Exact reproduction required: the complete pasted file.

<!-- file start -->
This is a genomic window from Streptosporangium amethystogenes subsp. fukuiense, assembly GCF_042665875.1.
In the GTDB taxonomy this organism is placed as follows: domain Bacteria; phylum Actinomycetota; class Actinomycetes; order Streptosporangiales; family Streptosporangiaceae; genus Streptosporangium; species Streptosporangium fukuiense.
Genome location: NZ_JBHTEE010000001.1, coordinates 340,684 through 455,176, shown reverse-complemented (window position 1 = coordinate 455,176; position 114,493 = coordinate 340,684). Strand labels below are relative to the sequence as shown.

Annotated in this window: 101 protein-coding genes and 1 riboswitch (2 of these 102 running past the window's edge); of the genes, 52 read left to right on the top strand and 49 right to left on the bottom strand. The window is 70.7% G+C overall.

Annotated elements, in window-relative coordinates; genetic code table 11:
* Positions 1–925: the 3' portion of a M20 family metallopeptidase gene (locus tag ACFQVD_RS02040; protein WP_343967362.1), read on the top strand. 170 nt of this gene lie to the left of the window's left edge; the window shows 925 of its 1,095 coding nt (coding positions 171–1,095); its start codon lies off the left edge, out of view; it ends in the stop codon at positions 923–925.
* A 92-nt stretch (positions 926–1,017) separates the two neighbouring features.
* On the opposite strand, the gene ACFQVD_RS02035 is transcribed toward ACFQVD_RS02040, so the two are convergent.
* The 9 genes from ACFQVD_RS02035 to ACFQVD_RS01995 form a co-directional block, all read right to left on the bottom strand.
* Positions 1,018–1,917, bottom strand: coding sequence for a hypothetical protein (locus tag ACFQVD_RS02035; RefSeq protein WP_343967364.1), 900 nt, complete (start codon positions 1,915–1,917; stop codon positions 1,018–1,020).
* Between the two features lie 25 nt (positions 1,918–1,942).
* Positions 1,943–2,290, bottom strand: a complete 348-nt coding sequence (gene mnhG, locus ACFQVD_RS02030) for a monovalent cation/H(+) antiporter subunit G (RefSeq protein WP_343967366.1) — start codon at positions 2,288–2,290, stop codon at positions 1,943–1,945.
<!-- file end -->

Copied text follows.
This is a genomic window from Streptosporangium amethystogenes subsp. fukuiense, assembly GCF_042665875.1.
In the GTDB taxonomy this organism is placed as follows: domain Bacteria; phylum Actinomycetota; class Actinomycetes; order Streptosporangiales; family Streptosporangiaceae; genus Streptosporangium; species Streptosporangium fukuiense.
Genome location: NZ_JBHTEE010000001.1, coordinates 340,684 through 455,176, shown reverse-complemented (window position 1 = coordinate 455,176; position 114,493 = coordinate 340,684). Strand labels below are relative to the sequence as shown.

Annotated in this window: 101 protein-coding genes and 1 riboswitch (2 of these 102 running past the window's edge); of the genes, 52 read left to right on the top strand and 49 right to left on the bottom strand. The window is 70.7% G+C overall.

Annotated elements, in window-relative coordinates; genetic code table 11:
* Positions 1–925: the 3' portion of a M20 family metallopeptidase gene (locus tag ACFQVD_RS02040; protein WP_343967362.1), read on the top strand. 170 nt of this gene lie to the left of the window's left edge; the window shows 925 of its 1,095 coding nt (coding positions 171–1,095); its start codon lies off the left edge, out of view; it ends in the stop codon at positions 923–925.
* A 92-nt stretch (positions 926–1,017) separates the two neighbouring features.
* On the opposite strand, the gene ACFQVD_RS02035 is transcribed toward ACFQVD_RS02040, so the two are convergent.
* The 9 genes from ACFQVD_RS02035 to ACFQVD_RS01995 form a co-directional block, all read right to left on the bottom strand.
* Positions 1,018–1,917, bottom strand: coding sequence for a hypothetical protein (locus tag ACFQVD_RS02035; RefSeq protein WP_343967364.1), 900 nt, complete (start codon positions 1,915–1,917; stop codon positions 1,018–1,020).
* Between the two features lie 25 nt (positions 1,918–1,942).
* Positions 1,943–2,290, bottom strand: a complete 348-nt coding sequence (gene mnhG, locus ACFQVD_RS02030) for a monovalent cation/H(+) antiporter subunit G (RefSeq protein WP_343967366.1) — start codon at positions 2,288–2,290, stop codon at positions 1,943–1,945.